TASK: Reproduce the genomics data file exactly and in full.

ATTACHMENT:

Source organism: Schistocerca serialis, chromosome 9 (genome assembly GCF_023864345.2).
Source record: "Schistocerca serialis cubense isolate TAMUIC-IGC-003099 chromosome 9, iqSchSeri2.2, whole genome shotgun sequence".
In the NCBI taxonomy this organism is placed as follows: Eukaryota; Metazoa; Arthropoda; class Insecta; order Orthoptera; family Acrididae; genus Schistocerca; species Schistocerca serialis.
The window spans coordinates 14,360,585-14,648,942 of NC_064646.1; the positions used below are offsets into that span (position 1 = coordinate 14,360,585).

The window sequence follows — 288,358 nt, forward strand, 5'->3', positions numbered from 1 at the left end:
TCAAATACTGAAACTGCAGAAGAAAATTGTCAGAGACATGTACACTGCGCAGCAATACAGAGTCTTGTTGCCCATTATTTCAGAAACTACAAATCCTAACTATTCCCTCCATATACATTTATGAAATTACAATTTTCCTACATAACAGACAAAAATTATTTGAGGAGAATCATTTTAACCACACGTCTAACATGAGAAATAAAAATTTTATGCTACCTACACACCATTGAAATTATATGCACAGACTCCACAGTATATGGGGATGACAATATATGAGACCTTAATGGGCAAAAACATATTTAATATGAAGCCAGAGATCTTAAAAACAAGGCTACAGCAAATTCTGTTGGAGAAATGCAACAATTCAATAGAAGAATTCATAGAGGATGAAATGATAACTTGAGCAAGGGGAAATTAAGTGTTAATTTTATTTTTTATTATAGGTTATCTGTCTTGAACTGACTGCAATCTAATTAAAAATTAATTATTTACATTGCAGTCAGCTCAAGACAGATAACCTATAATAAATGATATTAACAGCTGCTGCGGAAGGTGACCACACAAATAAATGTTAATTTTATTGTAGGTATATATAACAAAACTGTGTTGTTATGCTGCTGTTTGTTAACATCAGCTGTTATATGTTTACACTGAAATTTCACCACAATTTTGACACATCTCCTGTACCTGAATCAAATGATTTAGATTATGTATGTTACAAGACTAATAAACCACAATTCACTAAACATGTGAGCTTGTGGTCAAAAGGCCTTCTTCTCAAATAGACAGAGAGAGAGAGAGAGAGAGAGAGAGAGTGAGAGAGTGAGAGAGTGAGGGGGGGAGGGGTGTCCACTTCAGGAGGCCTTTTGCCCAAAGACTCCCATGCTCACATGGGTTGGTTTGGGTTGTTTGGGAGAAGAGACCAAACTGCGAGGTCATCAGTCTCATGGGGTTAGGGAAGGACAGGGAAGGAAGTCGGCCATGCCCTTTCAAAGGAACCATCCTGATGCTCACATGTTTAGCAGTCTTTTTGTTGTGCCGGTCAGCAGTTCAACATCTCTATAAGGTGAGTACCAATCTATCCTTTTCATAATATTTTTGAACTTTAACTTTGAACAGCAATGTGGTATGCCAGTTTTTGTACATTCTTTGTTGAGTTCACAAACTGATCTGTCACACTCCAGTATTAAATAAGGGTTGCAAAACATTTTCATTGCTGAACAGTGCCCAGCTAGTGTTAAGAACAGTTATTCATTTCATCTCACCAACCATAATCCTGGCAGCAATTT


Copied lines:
Source organism: Schistocerca serialis, chromosome 9 (genome assembly GCF_023864345.2).
Source record: "Schistocerca serialis cubense isolate TAMUIC-IGC-003099 chromosome 9, iqSchSeri2.2, whole genome shotgun sequence".
In the NCBI taxonomy this organism is placed as follows: Eukaryota; Metazoa; Arthropoda; class Insecta; order Orthoptera; family Acrididae; genus Schistocerca; species Schistocerca serialis.
The window spans coordinates 14,360,585-14,648,942 of NC_064646.1; the positions used below are offsets into that span (position 1 = coordinate 14,360,585).

The window sequence follows — 288,358 nt, forward strand, 5'->3', positions numbered from 1 at the left end:
TCAAATACTGAAACTGCAGAAGAAAATTGTCAGAGACATGTACACTGCGCAGCAATACAGAGTCTTGTTGCCCATTATTTCAGAAACTACAAATCCTAACTATTCCCTCCATATACATTTATGAAATTACAATTTTCCTACATAACAGACAAAAATTATTTGAGGAGAATCATTTTAACCACACGTCTAACATGAGAAATAAAAATTTTATGCTACCTACACACCATTGAAATTATATGCACAGACTCCACAGTATATGGGGATGACAATATATGAGACCTTAATGGGCAAAAACATATTTAATATGAAGCCAGAGATCTTAAAAACAAGGCTACAGCAAATTCTGTTGGAGAAATGCAACAATTCAATAGAAGAATTCATAGAGGATGAAATGATAACTTGAGCAAGGGGAAATTAAGTGTTAATTTTATTTTTTATTATAGGTTATCTGTCTTGAACTGACTGCAATCTAATTAAAAATTAATTATTTACATTGCAGTCAGCTCAAGACAGATAACCTATAATAAATGATATTAACAGCTGCTGCGGAAGGTGACCACACAAATAAATGTTAATTTTATTGTAGGTATATATAACAAAACTGTGTTGTTATGCTGCTGTTTGTTAACATCAGCTGTTATATGTTTACACTGAAATTTCACCACAATTTTGACACATCTCCTGTACCTGAATCAAATGATTTAGATTATGTATGTTACAAGACTAATAAACCACAATTCACTAAACATGTGAGCTTGTGGTCAAAAGGCCTTCTTCTCAAATAGACAGAGAGAGAGAGAGAGAGAGAGAGAGAGTGAGAGAGTGAGAGAGTGAGGGGGGGAGGGGTGTCCACTTCAGGAGGCCTTTTGCCCAAAGACTCCCATGCTCACATGGGTTGGTTTGGGTTGTTTGGGAGAAGAGACCAAACTGCGAGGTCATCAGTCTCATGGGGTTAGGGAAGGACAGGGAAGGAAGTCGGCCATGCCCTTTCAAAGGAACCATCCTGATGCTCACATGTTTAGCAGTCTTTTTGTTGTGCCGGTCAGCAGTTCAACATCTCTATAAGGTGAGTACCAATCTATCCTTTTCATAATATTTTTGAACTTTAACTTTGAACAGCAATGTGGTATGCCAGTTTTTGTACATTCTTTGTTGAGTTCACAAACTGATCTGTCACACTCCAGTATTAAATAAGGGTTGCAAAACATTTTCATTGCTGAACAGTGCCCAGCTAGTGTTAAGAACAGTTATTCATTTCATCTCACCAACCATAATCCTGGCAGCAATTT